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Sutton Foster Interview About Adoption and Motherhood
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Sutton Foster's Empowering Adoption Story Proves That Becoming a Mom in Your 40s Is an Incredible Gift
What the IVF Sperm Donor Selection Process Is Really Like
What It's Really Like to Pick Your Baby's Father Through a Donor Bank
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My Mom Died When I Was 6; Now My Stepmom Is Showing Me How to Love My Daughter
Transracial Adoption Experience
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How Being a Transracial Adoptee Shaped — but Nearly Shattered — My Self-Identity
Choosing to Have a Baby With a Surrogate
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Rare Identical Triplets and Conjoined Babies Born in Texas

Rare Identical Triplets — 2 Conjoined — Were Born in a 1 in 50 Million Chance

Identical triplets were born this weekend in Texas, and that isn't even the most extraordinary part. Two of the triplet girls are conjoined at the pelvis, a combined scenario that has a 1 in 50 million chance.

The babies — Catalina, Ximena, and Scarlett — were born on Saturday when their mother, Silvia Hernandez, went into labor and delivered via cesarean section at nearly 34 weeks. According to Corpus Christi Medical Center, they all weighed 4 pounds, 11 ounces, and were breathing without the assistance of a respirator.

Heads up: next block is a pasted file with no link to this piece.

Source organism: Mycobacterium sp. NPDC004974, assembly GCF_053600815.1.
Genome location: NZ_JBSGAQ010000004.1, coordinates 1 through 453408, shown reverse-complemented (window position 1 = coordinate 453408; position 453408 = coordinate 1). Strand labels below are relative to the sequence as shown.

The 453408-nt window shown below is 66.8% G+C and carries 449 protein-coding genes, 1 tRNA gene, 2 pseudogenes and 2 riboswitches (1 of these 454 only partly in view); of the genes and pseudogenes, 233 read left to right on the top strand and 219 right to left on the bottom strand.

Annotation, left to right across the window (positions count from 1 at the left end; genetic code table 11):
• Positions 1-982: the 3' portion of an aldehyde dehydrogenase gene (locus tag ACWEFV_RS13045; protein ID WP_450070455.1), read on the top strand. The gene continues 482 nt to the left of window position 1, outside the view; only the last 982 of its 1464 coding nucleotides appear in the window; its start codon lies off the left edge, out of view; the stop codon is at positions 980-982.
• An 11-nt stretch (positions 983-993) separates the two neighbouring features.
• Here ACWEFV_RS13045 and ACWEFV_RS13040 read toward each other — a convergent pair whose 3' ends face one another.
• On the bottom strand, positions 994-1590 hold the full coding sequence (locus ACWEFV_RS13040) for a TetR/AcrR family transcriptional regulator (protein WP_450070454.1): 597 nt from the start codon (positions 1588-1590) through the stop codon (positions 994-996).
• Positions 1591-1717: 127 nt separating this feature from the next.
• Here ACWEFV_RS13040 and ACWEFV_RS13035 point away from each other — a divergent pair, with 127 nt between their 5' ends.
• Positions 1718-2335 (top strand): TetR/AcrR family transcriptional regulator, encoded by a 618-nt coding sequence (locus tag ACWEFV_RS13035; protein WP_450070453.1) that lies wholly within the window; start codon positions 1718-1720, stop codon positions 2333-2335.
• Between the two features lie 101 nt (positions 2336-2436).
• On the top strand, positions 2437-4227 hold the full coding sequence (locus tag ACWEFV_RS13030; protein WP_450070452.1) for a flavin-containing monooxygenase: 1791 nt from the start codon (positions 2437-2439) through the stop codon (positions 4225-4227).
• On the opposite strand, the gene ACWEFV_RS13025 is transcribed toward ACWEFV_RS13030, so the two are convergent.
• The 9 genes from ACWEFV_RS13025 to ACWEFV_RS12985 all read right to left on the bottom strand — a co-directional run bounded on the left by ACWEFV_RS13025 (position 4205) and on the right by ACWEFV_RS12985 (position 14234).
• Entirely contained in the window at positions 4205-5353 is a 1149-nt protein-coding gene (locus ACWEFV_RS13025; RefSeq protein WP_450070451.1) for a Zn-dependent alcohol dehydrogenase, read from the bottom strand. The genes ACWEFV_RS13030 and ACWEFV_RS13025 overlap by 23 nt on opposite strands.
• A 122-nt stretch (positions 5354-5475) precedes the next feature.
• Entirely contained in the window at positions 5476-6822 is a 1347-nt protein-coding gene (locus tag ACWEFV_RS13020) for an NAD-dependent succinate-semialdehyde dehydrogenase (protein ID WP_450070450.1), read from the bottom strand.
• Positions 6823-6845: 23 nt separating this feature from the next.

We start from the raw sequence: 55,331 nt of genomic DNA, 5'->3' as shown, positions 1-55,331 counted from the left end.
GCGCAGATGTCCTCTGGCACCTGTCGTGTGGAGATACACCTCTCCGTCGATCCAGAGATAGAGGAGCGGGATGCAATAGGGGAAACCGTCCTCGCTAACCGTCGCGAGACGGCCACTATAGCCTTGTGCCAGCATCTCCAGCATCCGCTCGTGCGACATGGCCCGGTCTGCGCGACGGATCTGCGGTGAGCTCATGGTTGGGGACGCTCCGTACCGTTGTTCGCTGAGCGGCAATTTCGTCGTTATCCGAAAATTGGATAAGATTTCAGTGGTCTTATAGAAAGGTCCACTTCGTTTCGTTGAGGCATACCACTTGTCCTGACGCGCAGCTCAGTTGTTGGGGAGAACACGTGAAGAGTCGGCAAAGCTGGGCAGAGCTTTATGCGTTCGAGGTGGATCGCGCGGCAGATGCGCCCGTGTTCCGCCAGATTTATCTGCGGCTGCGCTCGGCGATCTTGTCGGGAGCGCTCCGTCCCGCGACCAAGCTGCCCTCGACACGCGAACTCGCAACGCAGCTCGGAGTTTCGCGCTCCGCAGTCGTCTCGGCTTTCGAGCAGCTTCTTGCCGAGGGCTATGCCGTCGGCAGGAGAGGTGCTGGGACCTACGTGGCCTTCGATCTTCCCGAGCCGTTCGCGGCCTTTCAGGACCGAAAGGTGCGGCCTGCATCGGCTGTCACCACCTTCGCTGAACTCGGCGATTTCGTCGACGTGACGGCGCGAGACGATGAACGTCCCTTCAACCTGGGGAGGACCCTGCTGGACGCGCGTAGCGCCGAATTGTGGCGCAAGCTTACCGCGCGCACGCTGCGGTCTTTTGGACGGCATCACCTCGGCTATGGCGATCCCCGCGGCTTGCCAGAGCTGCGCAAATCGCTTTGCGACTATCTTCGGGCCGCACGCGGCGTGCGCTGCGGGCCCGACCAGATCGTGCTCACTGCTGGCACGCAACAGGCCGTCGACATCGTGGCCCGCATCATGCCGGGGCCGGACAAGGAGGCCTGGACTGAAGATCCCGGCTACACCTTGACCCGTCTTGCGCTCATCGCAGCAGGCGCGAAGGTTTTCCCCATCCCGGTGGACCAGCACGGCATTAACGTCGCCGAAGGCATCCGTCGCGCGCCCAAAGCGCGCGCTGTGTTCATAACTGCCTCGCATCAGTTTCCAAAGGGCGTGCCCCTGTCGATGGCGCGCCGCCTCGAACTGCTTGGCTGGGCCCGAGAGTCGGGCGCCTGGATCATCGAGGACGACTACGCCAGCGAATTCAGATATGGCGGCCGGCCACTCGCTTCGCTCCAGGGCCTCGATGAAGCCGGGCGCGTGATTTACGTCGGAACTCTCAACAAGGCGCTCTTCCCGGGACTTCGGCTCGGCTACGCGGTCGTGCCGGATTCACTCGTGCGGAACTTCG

The rare set of triplets wasn't discovered at an initial scan, which found two heart beats and led Hernandez and husband Roel Torrez to believe they were having twins. When she got sick, medics realized there was a third baby and that two were connected.

"The truth is I cried, not because of how the babies would look, because we knew we would do our best to give them the best and most productive life possible," she wrote on her Facebook page. "I cried because the doctor said we had to understand and accept the fact that once they were born they could die."

After weeks of hospital bed rest and the delivery, however, doctors performed an emergency surgery on Ximena and Scarlett, the conjoined girls, who are separate from their belly button up. They also have separate legs and separate bladders, but part of their intestines and abdominal wall is attached.

It will likely be six months or even a year before doctors can attempt to separate them, but Torrez is patient.

"We don't care if they're conjoined, if they get separated or not," Torrez told NBC. "That's something God sent us to take of and we are going to the best we can . . . God chose us to take care of these babies."

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